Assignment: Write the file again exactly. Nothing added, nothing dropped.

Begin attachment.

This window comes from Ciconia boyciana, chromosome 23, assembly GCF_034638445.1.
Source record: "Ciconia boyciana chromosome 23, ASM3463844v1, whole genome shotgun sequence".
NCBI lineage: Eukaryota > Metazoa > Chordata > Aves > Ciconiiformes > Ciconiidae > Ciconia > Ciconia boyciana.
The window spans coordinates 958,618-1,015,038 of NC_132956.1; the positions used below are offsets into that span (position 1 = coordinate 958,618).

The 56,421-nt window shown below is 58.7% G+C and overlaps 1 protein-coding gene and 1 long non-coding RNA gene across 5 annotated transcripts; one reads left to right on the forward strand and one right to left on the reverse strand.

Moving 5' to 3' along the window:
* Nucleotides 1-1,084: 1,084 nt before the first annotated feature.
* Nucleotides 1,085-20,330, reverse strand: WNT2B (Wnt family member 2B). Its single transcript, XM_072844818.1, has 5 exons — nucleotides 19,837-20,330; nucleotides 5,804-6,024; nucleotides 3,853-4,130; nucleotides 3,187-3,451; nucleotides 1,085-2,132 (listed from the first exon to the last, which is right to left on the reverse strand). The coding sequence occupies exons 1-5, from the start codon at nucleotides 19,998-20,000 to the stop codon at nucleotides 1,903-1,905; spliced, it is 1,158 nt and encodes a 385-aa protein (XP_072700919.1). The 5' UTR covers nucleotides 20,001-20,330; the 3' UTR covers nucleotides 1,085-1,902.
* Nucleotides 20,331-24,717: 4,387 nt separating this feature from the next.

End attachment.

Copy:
This window comes from Ciconia boyciana, chromosome 23, assembly GCF_034638445.1.
Source record: "Ciconia boyciana chromosome 23, ASM3463844v1, whole genome shotgun sequence".
NCBI lineage: Eukaryota > Metazoa > Chordata > Aves > Ciconiiformes > Ciconiidae > Ciconia > Ciconia boyciana.
The window spans coordinates 958,618-1,015,038 of NC_132956.1; the positions used below are offsets into that span (position 1 = coordinate 958,618).

The 56,421-nt window shown below is 58.7% G+C and overlaps 1 protein-coding gene and 1 long non-coding RNA gene across 5 annotated transcripts; one reads left to right on the forward strand and one right to left on the reverse strand.

Moving 5' to 3' along the window:
* Nucleotides 1-1,084: 1,084 nt before the first annotated feature.
* Nucleotides 1,085-20,330, reverse strand: WNT2B (Wnt family member 2B). Its single transcript, XM_072844818.1, has 5 exons — nucleotides 19,837-20,330; nucleotides 5,804-6,024; nucleotides 3,853-4,130; nucleotides 3,187-3,451; nucleotides 1,085-2,132 (listed from the first exon to the last, which is right to left on the reverse strand). The coding sequence occupies exons 1-5, from the start codon at nucleotides 19,998-20,000 to the stop codon at nucleotides 1,903-1,905; spliced, it is 1,158 nt and encodes a 385-aa protein (XP_072700919.1). The 5' UTR covers nucleotides 20,001-20,330; the 3' UTR covers nucleotides 1,085-1,902.
* Nucleotides 20,331-24,717: 4,387 nt separating this feature from the next.